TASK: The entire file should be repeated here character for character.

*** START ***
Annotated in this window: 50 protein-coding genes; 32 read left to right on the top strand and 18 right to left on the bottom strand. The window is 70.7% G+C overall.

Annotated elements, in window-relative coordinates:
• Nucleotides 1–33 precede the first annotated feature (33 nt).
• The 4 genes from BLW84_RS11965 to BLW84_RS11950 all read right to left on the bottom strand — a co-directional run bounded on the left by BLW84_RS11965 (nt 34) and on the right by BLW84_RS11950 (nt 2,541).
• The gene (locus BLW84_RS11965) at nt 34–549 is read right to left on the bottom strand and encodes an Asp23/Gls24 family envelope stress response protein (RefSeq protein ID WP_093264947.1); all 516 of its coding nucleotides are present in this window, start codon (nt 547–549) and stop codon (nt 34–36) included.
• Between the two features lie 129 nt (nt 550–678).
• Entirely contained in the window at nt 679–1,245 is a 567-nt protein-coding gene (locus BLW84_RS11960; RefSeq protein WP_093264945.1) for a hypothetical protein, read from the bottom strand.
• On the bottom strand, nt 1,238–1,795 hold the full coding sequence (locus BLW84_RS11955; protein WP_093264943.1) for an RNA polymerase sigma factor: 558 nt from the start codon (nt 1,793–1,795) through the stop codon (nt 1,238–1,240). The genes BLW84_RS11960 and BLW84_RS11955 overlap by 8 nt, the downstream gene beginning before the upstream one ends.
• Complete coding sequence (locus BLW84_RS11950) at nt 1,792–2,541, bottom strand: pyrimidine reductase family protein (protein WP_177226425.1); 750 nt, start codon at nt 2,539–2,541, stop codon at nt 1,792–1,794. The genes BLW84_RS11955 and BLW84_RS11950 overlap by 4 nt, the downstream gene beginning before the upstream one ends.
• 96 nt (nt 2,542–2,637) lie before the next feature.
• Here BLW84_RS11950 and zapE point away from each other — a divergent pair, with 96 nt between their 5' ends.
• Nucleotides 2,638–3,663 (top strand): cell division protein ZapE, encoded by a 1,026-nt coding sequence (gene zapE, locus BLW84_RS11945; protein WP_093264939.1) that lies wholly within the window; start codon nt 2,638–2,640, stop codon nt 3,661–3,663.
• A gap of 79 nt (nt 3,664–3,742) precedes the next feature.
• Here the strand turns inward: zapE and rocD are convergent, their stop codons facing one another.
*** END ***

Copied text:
Annotated in this window: 50 protein-coding genes; 32 read left to right on the top strand and 18 right to left on the bottom strand. The window is 70.7% G+C overall.

Annotated elements, in window-relative coordinates:
• Nucleotides 1–33 precede the first annotated feature (33 nt).
• The 4 genes from BLW84_RS11965 to BLW84_RS11950 all read right to left on the bottom strand — a co-directional run bounded on the left by BLW84_RS11965 (nt 34) and on the right by BLW84_RS11950 (nt 2,541).
• The gene (locus BLW84_RS11965) at nt 34–549 is read right to left on the bottom strand and encodes an Asp23/Gls24 family envelope stress response protein (RefSeq protein ID WP_093264947.1); all 516 of its coding nucleotides are present in this window, start codon (nt 547–549) and stop codon (nt 34–36) included.
• Between the two features lie 129 nt (nt 550–678).
• Entirely contained in the window at nt 679–1,245 is a 567-nt protein-coding gene (locus BLW84_RS11960; RefSeq protein WP_093264945.1) for a hypothetical protein, read from the bottom strand.
• On the bottom strand, nt 1,238–1,795 hold the full coding sequence (locus BLW84_RS11955; protein WP_093264943.1) for an RNA polymerase sigma factor: 558 nt from the start codon (nt 1,793–1,795) through the stop codon (nt 1,238–1,240). The genes BLW84_RS11960 and BLW84_RS11955 overlap by 8 nt, the downstream gene beginning before the upstream one ends.
• Complete coding sequence (locus BLW84_RS11950) at nt 1,792–2,541, bottom strand: pyrimidine reductase family protein (protein WP_177226425.1); 750 nt, start codon at nt 2,539–2,541, stop codon at nt 1,792–1,794. The genes BLW84_RS11955 and BLW84_RS11950 overlap by 4 nt, the downstream gene beginning before the upstream one ends.
• 96 nt (nt 2,542–2,637) lie before the next feature.
• Here BLW84_RS11950 and zapE point away from each other — a divergent pair, with 96 nt between their 5' ends.
• Nucleotides 2,638–3,663 (top strand): cell division protein ZapE, encoded by a 1,026-nt coding sequence (gene zapE, locus BLW84_RS11945; protein WP_093264939.1) that lies wholly within the window; start codon nt 2,638–2,640, stop codon nt 3,661–3,663.
• A gap of 79 nt (nt 3,664–3,742) precedes the next feature.
• Here the strand turns inward: zapE and rocD are convergent, their stop codons facing one another.